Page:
Cutting corners with substandard or counterfeit electronics won't be as easy for suppliers whose parts end up with the U.S. military, as the Department of Defense turns to DNA “barcodes” to track components.
In the next month, certain kinds of electronic components sold to the military will have to be tagged with an artificial DNA sequence, which will, its designers say, make it well nigh impossible to ship a fake piece of equipment.
DNA sequences are made of four different molecules: adenine, guanine, cytosine and thymine.
Applied DNA Sciences adds sequences of them to ink painted on a chip.
Finding the tag indicates a product is legitimate.
For the military it's a big issue, because the chips that go into a fighter jet, helicopter or infrared night vision goggles are built to exacting specifications. If the circuits don't work, a plane might not fly -- or worse, fly with a malfunctioning piece of vital equipment. In November 2011, a Senate Armed Services Committee investigation found 1,800 instances of suspect parts, and the committee grilled contractors about their supply chains.
Stony Brook, N.Y.-based Applied DNA Sciences, working with the Defense Logistics Agency, offered a solution that was originally applied to textiles: plant DNA. The DNA is incorporated into the ink that gets printed on the top of the chip. Shining a laser light on it makes it fluoresce, or glow, so it's easy to see that the chip was tagged. But that isn't all: the DNA tags can't be duplicated – at least not easily – so it's a pretty good indicator that the component came from the right factory.
The reason it's so hard to copy is the nature of DNA sequencing. DNA sequences are made of four different molecules: adenine, guanine, cytosine and thymine. They can only be connected in pairs, called base pairs, that are written as GC or AT. The base pairs line up to make the familiar double helix of DNA.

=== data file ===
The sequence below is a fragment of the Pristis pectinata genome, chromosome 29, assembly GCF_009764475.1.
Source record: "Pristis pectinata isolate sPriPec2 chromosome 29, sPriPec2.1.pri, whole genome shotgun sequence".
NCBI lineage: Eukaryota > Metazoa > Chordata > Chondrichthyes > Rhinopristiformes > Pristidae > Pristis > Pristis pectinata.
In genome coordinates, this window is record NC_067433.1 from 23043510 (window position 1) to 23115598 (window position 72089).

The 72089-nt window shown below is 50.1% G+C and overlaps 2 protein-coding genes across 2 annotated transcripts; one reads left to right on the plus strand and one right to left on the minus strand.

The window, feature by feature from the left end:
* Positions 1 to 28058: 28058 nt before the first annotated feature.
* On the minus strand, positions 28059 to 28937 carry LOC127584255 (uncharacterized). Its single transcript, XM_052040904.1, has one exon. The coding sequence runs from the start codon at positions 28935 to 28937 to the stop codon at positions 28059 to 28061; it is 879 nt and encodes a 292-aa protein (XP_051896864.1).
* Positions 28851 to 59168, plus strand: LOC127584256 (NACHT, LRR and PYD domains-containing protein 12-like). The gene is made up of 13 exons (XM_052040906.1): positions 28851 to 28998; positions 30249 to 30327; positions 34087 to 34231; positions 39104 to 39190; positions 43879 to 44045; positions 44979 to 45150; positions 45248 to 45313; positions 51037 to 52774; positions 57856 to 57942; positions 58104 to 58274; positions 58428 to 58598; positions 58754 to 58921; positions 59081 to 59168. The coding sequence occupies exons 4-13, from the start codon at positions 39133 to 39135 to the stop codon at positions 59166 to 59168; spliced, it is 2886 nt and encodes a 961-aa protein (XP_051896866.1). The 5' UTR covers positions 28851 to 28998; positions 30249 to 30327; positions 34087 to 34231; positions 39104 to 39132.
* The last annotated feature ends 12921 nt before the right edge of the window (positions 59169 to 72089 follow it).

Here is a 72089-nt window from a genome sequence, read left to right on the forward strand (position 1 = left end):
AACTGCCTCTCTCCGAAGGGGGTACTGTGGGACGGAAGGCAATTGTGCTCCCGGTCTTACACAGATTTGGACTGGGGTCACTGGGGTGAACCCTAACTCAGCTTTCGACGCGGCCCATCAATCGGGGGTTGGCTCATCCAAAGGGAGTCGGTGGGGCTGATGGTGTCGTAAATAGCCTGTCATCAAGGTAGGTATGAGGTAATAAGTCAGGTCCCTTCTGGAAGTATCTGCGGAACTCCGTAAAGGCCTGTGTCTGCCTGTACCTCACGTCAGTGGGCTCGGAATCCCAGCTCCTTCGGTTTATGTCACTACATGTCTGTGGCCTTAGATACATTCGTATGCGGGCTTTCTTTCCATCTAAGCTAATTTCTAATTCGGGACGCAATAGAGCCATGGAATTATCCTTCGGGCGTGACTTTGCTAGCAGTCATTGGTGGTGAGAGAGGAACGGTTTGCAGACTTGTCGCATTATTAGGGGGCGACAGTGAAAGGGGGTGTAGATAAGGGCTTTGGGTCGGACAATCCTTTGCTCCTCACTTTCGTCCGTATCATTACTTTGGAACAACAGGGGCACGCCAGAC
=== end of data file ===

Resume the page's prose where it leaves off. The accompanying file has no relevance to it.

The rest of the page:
To sequence DNA, one has to "amplify" it – basically dissolving it in a solution and then adding chemicals to make the sequences duplicate themselves. In a living organism, DNA sequences come in certain patterns – the placement of GC and AT molecular structures are not random. When they are sequenced, a scientist can figure out what order they are supposed to be in. From there, she can say what proteins the DNA codes for.
'We've assembled it to break all kinds of natural laws.'
- Karim Berrada, director of DNA formulations at Applied DNA Sciences
Applied DNA Sciences took the base pairs and scrambled them so that the order is essentially random. With enough base pairs, it yields millions of possible combinations. "We've assembled it to break all kinds of natural law," said Karim Berrada, director of DNA formulations at Applied DNA Sciences.
The number of possible combinations is quite large even for a small number of base pairs: For any bit of A, G, C, or T there are four possibilities for the molecule connected to it, so a string of, say, ten bases would have just over a million possible combinations. Berrada noted that a string of 100 base pairs have on the order of 10 to the twenty-third power arrangements.
If one were to try and sequence it without knowing the proper order of base pairs, the results would be meaningless.
Rory King, director at IHS iSuppli, noted that while it's a great technology, it isn't clear what kind of a dent it will make in the market for counterfeit consumer electronic gear, since the military makes up a relatively small part – about 1 percent -- of the market. But it does help address the problem of counterfeiters using the same distribution system as legitimate manufacturers.
"It gets to the issue of authentic and quality product," King said.
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